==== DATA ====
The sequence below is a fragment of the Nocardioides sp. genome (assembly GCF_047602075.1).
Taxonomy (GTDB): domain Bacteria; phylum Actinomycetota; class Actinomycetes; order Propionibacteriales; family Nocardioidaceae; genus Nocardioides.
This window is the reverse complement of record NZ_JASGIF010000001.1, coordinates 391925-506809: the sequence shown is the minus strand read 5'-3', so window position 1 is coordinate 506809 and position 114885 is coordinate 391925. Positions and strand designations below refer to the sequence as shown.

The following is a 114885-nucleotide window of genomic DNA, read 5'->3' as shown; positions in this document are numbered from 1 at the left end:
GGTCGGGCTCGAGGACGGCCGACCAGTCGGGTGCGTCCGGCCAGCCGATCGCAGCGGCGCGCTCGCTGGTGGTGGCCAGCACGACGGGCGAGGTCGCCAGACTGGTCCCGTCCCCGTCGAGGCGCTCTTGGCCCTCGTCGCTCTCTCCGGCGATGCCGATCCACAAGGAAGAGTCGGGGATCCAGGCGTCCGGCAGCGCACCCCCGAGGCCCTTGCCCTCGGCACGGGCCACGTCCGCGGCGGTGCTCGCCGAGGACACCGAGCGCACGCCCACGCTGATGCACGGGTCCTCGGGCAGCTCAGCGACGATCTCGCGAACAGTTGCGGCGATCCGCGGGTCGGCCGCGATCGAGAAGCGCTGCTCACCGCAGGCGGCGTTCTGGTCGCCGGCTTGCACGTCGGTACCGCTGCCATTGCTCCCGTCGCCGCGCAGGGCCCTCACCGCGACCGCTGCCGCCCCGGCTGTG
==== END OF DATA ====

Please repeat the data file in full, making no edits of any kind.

The sequence below is a fragment of the Nocardioides sp. genome (assembly GCF_047602075.1).
Taxonomy (GTDB): domain Bacteria; phylum Actinomycetota; class Actinomycetes; order Propionibacteriales; family Nocardioidaceae; genus Nocardioides.
This window is the reverse complement of record NZ_JASGIF010000001.1, coordinates 391925-506809: the sequence shown is the minus strand read 5'-3', so window position 1 is coordinate 506809 and position 114885 is coordinate 391925. Positions and strand designations below refer to the sequence as shown.

The following is a 114885-nucleotide window of genomic DNA, read 5'->3' as shown; positions in this document are numbered from 1 at the left end:
GGTCGGGCTCGAGGACGGCCGACCAGTCGGGTGCGTCCGGCCAGCCGATCGCAGCGGCGCGCTCGCTGGTGGTGGCCAGCACGACGGGCGAGGTCGCCAGACTGGTCCCGTCCCCGTCGAGGCGCTCTTGGCCCTCGTCGCTCTCTCCGGCGATGCCGATCCACAAGGAAGAGTCGGGGATCCAGGCGTCCGGCAGCGCACCCCCGAGGCCCTTGCCCTCGGCACGGGCCACGTCCGCGGCGGTGCTCGCCGAGGACACCGAGCGCACGCCCACGCTGATGCACGGGTCCTCGGGCAGCTCAGCGACGATCTCGCGAACAGTTGCGGCGATCCGCGGGTCGGCCGCGATCGAGAAGCGCTGCTCACCGCAGGCGGCGTTCTGGTCGCCGGCTTGCACGTCGGTACCGCTGCCATTGCTCCCGTCGCCGCGCAGGGCCCTCACCGCGACCGCTGCCGCCCCGGCTGTG